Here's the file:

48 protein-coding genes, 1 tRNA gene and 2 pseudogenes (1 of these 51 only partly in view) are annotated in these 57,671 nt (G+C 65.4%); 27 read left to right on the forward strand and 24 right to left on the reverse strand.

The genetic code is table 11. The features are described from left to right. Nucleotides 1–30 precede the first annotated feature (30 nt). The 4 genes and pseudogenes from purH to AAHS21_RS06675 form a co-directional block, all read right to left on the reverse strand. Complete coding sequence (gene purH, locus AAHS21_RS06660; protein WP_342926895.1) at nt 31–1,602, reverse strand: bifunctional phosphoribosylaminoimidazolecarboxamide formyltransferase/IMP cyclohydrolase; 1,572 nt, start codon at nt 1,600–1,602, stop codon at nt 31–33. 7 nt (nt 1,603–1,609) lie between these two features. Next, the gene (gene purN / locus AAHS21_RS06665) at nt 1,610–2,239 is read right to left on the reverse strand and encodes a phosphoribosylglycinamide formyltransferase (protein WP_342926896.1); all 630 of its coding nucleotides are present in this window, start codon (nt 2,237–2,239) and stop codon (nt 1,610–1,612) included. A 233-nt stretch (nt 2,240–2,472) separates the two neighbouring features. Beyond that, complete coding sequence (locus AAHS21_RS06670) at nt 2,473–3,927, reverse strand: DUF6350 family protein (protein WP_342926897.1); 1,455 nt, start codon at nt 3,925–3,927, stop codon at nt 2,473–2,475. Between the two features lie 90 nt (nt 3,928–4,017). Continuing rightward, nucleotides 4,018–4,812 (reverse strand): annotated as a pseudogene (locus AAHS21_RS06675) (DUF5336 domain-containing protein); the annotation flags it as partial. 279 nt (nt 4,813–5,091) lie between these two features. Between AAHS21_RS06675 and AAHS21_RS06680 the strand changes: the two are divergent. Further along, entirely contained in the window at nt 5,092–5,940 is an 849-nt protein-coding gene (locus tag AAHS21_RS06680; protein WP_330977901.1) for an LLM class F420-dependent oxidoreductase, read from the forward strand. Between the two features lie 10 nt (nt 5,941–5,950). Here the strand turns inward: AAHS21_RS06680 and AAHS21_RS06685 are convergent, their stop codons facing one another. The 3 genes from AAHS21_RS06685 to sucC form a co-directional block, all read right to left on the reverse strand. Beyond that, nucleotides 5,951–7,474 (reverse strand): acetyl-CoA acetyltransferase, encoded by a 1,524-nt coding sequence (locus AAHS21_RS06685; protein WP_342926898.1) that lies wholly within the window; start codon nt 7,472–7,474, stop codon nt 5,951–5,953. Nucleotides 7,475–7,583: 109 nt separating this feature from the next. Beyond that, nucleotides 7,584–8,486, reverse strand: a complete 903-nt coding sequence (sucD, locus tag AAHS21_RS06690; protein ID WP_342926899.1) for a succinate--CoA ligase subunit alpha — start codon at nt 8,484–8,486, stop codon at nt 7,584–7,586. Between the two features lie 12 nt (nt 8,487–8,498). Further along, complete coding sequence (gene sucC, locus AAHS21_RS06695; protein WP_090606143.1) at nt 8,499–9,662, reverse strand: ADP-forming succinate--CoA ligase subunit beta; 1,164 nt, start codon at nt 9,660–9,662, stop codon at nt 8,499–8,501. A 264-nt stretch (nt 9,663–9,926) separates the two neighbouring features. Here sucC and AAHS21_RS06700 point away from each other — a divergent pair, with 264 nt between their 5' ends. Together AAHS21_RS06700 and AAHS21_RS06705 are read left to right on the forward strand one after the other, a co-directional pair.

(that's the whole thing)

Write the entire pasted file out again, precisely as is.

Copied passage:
48 protein-coding genes, 1 tRNA gene and 2 pseudogenes (1 of these 51 only partly in view) are annotated in these 57,671 nt (G+C 65.4%); 27 read left to right on the forward strand and 24 right to left on the reverse strand.

The genetic code is table 11. The features are described from left to right. Nucleotides 1–30 precede the first annotated feature (30 nt). The 4 genes and pseudogenes from purH to AAHS21_RS06675 form a co-directional block, all read right to left on the reverse strand. Complete coding sequence (gene purH, locus AAHS21_RS06660; protein WP_342926895.1) at nt 31–1,602, reverse strand: bifunctional phosphoribosylaminoimidazolecarboxamide formyltransferase/IMP cyclohydrolase; 1,572 nt, start codon at nt 1,600–1,602, stop codon at nt 31–33. 7 nt (nt 1,603–1,609) lie between these two features. Next, the gene (gene purN / locus AAHS21_RS06665) at nt 1,610–2,239 is read right to left on the reverse strand and encodes a phosphoribosylglycinamide formyltransferase (protein WP_342926896.1); all 630 of its coding nucleotides are present in this window, start codon (nt 2,237–2,239) and stop codon (nt 1,610–1,612) included. A 233-nt stretch (nt 2,240–2,472) separates the two neighbouring features. Beyond that, complete coding sequence (locus AAHS21_RS06670) at nt 2,473–3,927, reverse strand: DUF6350 family protein (protein WP_342926897.1); 1,455 nt, start codon at nt 3,925–3,927, stop codon at nt 2,473–2,475. Between the two features lie 90 nt (nt 3,928–4,017). Continuing rightward, nucleotides 4,018–4,812 (reverse strand): annotated as a pseudogene (locus AAHS21_RS06675) (DUF5336 domain-containing protein); the annotation flags it as partial. 279 nt (nt 4,813–5,091) lie between these two features. Between AAHS21_RS06675 and AAHS21_RS06680 the strand changes: the two are divergent. Further along, entirely contained in the window at nt 5,092–5,940 is an 849-nt protein-coding gene (locus tag AAHS21_RS06680; protein WP_330977901.1) for an LLM class F420-dependent oxidoreductase, read from the forward strand. Between the two features lie 10 nt (nt 5,941–5,950). Here the strand turns inward: AAHS21_RS06680 and AAHS21_RS06685 are convergent, their stop codons facing one another. The 3 genes from AAHS21_RS06685 to sucC form a co-directional block, all read right to left on the reverse strand. Beyond that, nucleotides 5,951–7,474 (reverse strand): acetyl-CoA acetyltransferase, encoded by a 1,524-nt coding sequence (locus AAHS21_RS06685; protein WP_342926898.1) that lies wholly within the window; start codon nt 7,472–7,474, stop codon nt 5,951–5,953. Nucleotides 7,475–7,583: 109 nt separating this feature from the next. Beyond that, nucleotides 7,584–8,486, reverse strand: a complete 903-nt coding sequence (sucD, locus tag AAHS21_RS06690; protein ID WP_342926899.1) for a succinate--CoA ligase subunit alpha — start codon at nt 8,484–8,486, stop codon at nt 7,584–7,586. Between the two features lie 12 nt (nt 8,487–8,498). Further along, complete coding sequence (gene sucC, locus AAHS21_RS06695; protein WP_090606143.1) at nt 8,499–9,662, reverse strand: ADP-forming succinate--CoA ligase subunit beta; 1,164 nt, start codon at nt 9,660–9,662, stop codon at nt 8,499–8,501. A 264-nt stretch (nt 9,663–9,926) separates the two neighbouring features. Here sucC and AAHS21_RS06700 point away from each other — a divergent pair, with 264 nt between their 5' ends. Together AAHS21_RS06700 and AAHS21_RS06705 are read left to right on the forward strand one after the other, a co-directional pair.